Farmers' perceptions of biodiversity: Lessons from a discourse-based deliberative valuation study

Eszter Kelemen, Geneviève Nguyen, Tiziano Gomiero, Eszter Kovács, Jean Philippe Choisis, Norma Choisis, Maurizio G. Paoletti, László Podmaniczky, Julie Ryschawy, Jean Pierre Sarthou, Felix Herzog, Peter Dennis, Katalin Balázs

Research output: Contribution to journalArticleResearchpeer-review

35 Citations (Scopus)

Abstract

In agricultural landscapes farmers have a large impact on biodiversity through the management decisions they apply to their land. Farmers' perceptions of biodiversity and its different values influence their willingness to apply biodiversity friendly farming practices. The results of a discourse-based, deliberative biodiversity valuation are presented in this paper. Organic and conventional farmers' perceptions of the different values of biodiversity were analyzed across three European countries. Focus group methodology was used to explore how farmers perceive biodiversity and how they assess its values.Our results suggest that farmers' perceptions of biodiversity are strongly embedded in their everyday lives and linked to farming practices. Besides recognizing the importance of species and habitat diversity, farmers also acknowledge wider landscape processes and attach value to the complexity of ecological systems. Organic farmers tended to have a more complex and philosophical approach to biodiversity and they were relatively homogeneous in this aspect, while conventional farmers showed larger heterogeneity. Ethical and social values were important for all farmers. Economic value was more dominant in the conventional focus groups.The discourse based deliberative valuation method is worth applying in relation to biodiversity for two reasons. First, this method is able to reflect the heterogeneity of non-scientist participants and the context in which they are embedded, which both have a great impact on the results of the valuation. Second, deliberation upon the importance of biodiversity makes possible to understand the competing perceptions of biodiversity and to include different value aspects in the valuation process. The policy oriented consequence of the research can be drawn from the observation that farmers have a strong acknowledgement of ethical and social biodiversity values. This suggests that soft policy tools could also foster biodiversity sensitive farming methods, complementary to mainstream monetary incentives. © 2013 Elsevier Ltd.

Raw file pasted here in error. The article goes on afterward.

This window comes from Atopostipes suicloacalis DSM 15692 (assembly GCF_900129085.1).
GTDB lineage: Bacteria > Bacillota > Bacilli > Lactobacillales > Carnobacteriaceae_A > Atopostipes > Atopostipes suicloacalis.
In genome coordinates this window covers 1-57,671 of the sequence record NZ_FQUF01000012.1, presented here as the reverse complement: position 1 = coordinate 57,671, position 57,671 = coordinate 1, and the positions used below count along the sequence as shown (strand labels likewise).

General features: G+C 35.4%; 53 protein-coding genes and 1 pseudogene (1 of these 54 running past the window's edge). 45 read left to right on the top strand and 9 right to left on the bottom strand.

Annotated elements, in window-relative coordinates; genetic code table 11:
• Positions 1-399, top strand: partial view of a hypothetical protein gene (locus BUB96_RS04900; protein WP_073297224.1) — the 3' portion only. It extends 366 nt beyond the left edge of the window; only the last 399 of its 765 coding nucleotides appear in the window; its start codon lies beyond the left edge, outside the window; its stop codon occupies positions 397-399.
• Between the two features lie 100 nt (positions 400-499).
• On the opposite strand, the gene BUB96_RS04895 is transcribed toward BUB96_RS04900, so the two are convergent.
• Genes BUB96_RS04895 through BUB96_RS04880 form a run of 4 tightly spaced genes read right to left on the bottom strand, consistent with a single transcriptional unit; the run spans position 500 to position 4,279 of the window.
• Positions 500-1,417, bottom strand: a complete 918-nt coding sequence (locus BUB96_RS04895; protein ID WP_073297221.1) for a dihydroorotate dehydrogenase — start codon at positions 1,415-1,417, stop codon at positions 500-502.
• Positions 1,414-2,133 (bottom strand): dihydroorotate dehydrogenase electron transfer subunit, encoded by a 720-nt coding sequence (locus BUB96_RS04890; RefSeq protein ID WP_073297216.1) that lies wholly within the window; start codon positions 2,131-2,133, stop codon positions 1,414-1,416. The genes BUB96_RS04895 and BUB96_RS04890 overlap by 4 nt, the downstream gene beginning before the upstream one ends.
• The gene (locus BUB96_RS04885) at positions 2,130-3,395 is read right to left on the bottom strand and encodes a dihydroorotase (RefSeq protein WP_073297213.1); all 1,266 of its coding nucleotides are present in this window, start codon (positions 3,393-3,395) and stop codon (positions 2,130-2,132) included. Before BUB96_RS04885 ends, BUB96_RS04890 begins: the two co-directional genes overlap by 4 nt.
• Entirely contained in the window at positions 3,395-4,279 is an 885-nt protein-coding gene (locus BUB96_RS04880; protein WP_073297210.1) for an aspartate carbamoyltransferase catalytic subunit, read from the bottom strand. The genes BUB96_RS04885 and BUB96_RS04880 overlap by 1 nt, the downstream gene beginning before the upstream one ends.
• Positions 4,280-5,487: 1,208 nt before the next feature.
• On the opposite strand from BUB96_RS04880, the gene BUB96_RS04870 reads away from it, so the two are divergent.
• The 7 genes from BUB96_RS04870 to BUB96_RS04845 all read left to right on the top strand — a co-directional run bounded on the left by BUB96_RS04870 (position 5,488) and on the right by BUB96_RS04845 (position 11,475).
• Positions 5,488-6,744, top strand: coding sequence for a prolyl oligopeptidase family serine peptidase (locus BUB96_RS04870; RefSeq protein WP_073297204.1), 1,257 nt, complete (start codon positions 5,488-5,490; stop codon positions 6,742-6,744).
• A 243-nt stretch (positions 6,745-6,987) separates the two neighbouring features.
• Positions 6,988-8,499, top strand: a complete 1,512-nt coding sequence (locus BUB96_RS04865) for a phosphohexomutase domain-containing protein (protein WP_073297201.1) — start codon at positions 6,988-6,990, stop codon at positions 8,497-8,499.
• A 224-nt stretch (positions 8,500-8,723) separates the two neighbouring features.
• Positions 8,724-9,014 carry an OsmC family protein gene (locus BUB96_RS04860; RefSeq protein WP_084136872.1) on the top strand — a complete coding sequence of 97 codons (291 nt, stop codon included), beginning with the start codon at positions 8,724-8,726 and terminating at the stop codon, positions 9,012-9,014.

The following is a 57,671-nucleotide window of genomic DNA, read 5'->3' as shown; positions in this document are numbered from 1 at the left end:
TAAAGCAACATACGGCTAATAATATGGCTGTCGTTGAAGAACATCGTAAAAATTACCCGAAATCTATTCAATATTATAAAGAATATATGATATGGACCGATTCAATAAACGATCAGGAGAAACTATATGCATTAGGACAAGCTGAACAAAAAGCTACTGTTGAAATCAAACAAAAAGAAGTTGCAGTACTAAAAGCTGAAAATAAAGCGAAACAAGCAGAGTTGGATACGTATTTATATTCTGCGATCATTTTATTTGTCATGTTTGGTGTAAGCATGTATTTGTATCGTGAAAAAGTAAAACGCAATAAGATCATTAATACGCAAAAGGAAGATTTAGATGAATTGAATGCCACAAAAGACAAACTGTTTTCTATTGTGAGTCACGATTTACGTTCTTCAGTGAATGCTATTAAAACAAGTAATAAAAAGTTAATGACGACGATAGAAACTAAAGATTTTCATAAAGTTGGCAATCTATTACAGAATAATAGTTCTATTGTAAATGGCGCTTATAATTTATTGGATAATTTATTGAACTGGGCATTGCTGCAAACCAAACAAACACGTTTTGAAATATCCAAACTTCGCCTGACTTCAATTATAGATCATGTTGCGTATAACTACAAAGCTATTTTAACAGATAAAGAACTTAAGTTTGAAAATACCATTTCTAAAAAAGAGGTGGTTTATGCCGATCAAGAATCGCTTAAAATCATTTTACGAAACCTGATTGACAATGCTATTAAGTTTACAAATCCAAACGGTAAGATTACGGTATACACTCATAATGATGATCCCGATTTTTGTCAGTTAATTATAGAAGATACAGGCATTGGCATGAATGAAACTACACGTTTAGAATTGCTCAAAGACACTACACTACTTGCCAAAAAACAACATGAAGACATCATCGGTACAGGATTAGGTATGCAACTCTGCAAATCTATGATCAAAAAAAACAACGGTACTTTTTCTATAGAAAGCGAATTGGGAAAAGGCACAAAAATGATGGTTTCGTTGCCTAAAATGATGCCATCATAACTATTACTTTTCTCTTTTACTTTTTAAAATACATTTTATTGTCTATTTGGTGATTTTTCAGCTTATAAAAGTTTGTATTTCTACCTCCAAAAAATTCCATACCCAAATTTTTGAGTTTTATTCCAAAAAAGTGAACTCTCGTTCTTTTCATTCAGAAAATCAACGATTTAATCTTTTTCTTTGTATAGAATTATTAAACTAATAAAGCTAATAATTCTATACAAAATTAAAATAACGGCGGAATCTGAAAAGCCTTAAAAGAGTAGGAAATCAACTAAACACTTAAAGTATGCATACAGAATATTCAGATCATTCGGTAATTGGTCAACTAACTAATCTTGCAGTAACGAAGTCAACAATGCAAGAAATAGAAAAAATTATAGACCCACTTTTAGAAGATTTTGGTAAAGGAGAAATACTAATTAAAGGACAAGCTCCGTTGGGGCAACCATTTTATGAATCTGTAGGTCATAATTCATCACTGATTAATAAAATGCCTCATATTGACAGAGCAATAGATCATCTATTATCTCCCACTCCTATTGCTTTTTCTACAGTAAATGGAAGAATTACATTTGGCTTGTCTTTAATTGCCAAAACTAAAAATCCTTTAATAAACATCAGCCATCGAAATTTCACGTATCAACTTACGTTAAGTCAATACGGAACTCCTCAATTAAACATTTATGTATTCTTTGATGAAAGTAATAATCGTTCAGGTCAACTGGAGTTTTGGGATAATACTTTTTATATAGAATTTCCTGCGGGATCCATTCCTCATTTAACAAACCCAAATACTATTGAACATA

Original languageEnglish
Pages (from-to)318-328
JournalLand Use Policy
Volume35
DOIs
Publication statusPublished - 1 Nov 2013

Keywords

  • Biodiversity
  • Conventional farming
  • Discourse-based deliberative valuation
  • Focus group
  • Organic farming

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